FotoFest Exhibitions

Sandra Valenzuela

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Reverting back to the early modern history of performance and photography, Sandra Valenzuela’s X-boyfriends project came about as a result of an identity crisis that the artist faced while living in New York. Through the staging of a sequence of narrative stills based on the personality of each of her ex-boyfriends, Valenzuela has tried to make sense of her own identity as both an individual and girlfriend. X-boyfriends Alias Fake Memories (Paco) (2007) documents her relationship with an ex-boyfriend whom Valenzuela characterized as being smart, cultured, and self-assured; he was somebody who grew up among females and was very close to his feminine and manipulative side. She decided to shoot the project in Prospect Park in Brooklyn and chose the decade of the 1920s to supply the symbolic tenor of this failed relationship. Valenzuela then decided to reverse roles with her ex-boyfriend by having him dress up as a “respectable” lady and herself as a little boy. Valenzuela staged this performance in the 1920s to coincide with the decade most associated with the Dadaist movement; in her imagination, “the twenties provided a poignant window because what began with such fervor ended with a tragic crisis.”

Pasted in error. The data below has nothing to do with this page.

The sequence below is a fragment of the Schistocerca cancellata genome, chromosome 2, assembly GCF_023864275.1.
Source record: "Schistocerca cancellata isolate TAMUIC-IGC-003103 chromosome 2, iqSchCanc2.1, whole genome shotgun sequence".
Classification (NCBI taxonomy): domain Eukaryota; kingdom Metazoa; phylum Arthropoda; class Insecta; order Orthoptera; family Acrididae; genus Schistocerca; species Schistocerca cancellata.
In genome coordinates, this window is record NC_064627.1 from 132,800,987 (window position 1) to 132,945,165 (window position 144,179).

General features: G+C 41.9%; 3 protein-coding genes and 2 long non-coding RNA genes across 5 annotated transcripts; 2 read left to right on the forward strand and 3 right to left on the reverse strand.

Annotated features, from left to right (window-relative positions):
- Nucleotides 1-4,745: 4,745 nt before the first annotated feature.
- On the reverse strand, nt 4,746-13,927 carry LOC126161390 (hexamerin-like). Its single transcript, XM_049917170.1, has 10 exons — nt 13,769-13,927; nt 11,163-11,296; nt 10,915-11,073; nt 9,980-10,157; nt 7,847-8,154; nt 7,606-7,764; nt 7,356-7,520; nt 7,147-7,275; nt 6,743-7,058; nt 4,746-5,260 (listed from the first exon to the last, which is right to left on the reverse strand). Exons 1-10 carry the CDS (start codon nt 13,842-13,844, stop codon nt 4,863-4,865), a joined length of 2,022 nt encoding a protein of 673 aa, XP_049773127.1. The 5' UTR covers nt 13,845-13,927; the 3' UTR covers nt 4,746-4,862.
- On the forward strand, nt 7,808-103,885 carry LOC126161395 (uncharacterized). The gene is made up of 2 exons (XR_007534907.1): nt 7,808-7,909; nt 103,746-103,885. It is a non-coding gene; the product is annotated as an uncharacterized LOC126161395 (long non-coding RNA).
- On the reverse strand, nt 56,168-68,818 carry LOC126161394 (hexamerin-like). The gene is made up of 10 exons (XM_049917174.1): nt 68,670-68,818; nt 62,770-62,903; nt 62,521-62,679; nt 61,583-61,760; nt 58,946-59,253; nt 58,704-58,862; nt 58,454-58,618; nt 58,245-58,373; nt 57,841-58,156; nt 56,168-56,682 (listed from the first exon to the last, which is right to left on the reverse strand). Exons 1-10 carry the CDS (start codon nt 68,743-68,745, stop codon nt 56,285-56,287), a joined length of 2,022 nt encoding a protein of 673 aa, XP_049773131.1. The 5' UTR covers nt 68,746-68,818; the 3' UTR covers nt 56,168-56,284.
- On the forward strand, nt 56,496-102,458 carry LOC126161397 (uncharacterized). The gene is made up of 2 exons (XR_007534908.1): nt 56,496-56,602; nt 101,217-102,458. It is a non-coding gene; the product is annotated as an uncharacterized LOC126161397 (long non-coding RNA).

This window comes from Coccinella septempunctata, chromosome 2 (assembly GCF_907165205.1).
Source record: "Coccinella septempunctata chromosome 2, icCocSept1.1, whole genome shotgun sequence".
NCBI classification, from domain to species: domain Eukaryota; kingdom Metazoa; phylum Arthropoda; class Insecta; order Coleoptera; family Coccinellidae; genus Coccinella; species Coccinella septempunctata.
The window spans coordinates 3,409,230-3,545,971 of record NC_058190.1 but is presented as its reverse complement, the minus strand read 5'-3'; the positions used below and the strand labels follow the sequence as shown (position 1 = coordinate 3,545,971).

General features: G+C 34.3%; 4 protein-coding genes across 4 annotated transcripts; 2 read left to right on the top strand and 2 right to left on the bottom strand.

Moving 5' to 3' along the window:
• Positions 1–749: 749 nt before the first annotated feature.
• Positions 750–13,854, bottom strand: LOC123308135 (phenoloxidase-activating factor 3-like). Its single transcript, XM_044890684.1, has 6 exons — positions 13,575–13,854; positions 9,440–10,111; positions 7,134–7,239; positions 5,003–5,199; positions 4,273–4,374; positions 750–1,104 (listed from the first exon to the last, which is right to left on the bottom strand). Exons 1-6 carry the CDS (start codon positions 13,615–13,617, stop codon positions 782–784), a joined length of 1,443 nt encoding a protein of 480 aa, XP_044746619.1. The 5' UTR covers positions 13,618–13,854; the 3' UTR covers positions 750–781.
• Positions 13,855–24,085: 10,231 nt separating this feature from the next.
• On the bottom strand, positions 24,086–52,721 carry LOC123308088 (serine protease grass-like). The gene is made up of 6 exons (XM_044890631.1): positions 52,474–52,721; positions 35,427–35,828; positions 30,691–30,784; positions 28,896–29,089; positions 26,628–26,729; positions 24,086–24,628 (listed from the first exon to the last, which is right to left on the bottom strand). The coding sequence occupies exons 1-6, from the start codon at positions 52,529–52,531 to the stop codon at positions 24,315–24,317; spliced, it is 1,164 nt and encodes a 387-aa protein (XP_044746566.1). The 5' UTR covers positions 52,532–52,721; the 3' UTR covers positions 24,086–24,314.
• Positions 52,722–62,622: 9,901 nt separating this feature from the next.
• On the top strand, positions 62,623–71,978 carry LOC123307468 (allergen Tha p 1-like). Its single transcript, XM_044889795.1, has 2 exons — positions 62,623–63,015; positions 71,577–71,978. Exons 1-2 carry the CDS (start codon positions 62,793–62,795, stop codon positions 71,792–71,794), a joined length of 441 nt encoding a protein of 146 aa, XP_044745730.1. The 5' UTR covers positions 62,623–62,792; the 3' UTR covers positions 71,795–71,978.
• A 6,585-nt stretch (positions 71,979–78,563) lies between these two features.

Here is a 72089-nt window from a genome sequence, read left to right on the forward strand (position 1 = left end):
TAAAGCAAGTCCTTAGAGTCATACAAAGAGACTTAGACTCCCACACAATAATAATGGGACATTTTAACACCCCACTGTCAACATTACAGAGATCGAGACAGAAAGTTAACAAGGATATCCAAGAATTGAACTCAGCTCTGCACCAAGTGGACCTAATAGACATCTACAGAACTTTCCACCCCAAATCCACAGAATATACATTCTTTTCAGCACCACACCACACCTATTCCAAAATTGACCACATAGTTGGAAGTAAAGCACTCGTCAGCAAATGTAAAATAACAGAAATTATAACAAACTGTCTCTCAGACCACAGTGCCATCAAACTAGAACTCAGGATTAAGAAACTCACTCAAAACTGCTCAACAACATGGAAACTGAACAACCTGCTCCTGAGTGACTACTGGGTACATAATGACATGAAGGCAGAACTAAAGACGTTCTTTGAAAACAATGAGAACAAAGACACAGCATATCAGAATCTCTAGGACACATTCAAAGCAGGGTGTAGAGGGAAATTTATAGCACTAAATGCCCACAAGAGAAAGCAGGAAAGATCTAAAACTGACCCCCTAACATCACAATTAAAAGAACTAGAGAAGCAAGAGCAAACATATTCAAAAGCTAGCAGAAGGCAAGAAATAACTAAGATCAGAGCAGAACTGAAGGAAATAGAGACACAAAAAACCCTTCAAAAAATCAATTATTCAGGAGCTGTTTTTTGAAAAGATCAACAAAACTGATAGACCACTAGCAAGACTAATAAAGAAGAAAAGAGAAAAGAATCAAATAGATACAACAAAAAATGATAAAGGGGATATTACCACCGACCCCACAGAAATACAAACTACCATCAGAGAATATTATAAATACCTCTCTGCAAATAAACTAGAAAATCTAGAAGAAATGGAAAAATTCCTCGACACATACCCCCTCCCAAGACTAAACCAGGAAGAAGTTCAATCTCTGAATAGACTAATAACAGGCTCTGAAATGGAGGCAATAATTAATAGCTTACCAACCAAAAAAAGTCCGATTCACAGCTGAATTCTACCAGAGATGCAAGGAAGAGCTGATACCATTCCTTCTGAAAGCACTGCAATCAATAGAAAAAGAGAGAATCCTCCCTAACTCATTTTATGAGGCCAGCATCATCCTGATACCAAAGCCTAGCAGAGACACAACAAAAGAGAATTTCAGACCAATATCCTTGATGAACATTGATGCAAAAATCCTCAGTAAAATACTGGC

Sandra Valenzuela was born in Mexico City in 1980. She earned her B.F.A in visual arts at the School of Painting and Sculpture: La Esmeralda- INBA, Mexico City and a M.F.A from the Pratt Institute, New York. She has had solo exhibitions in Italy, the United States, Mexico, and Spain. Her work has also been exhibited in collective shows at The Rubin Center for The Visual Arts, El Paso, Texas; Museo del Barrio; New York; Instituto Cervantes, New York; Centro de la Imagen, Mexico City; Galería Centro Nacional de las Artes, Mexico City; and Museo Universitario de Ciencias y Arte Roma, Mexico City. Valenzuela has received grants from: Fulbright/García Robles, El Fondo Nacional para la Cultura y las Artes—Programa de Apoyo para Estudios en el Extranjero (FONCA-PAEE), La Colección Jumex, Unidad Latina Foundation and National Council on Science and Technology of Mexico (CONACyT). Her work is included in private collections as well as the collection of El Museo del Barrio, New York and has been reviewed in The New York Times, Village Voice, and The New Yorker among others. She is currently working towards a degree in Chinese studies at El Colegio de México, Mexico City.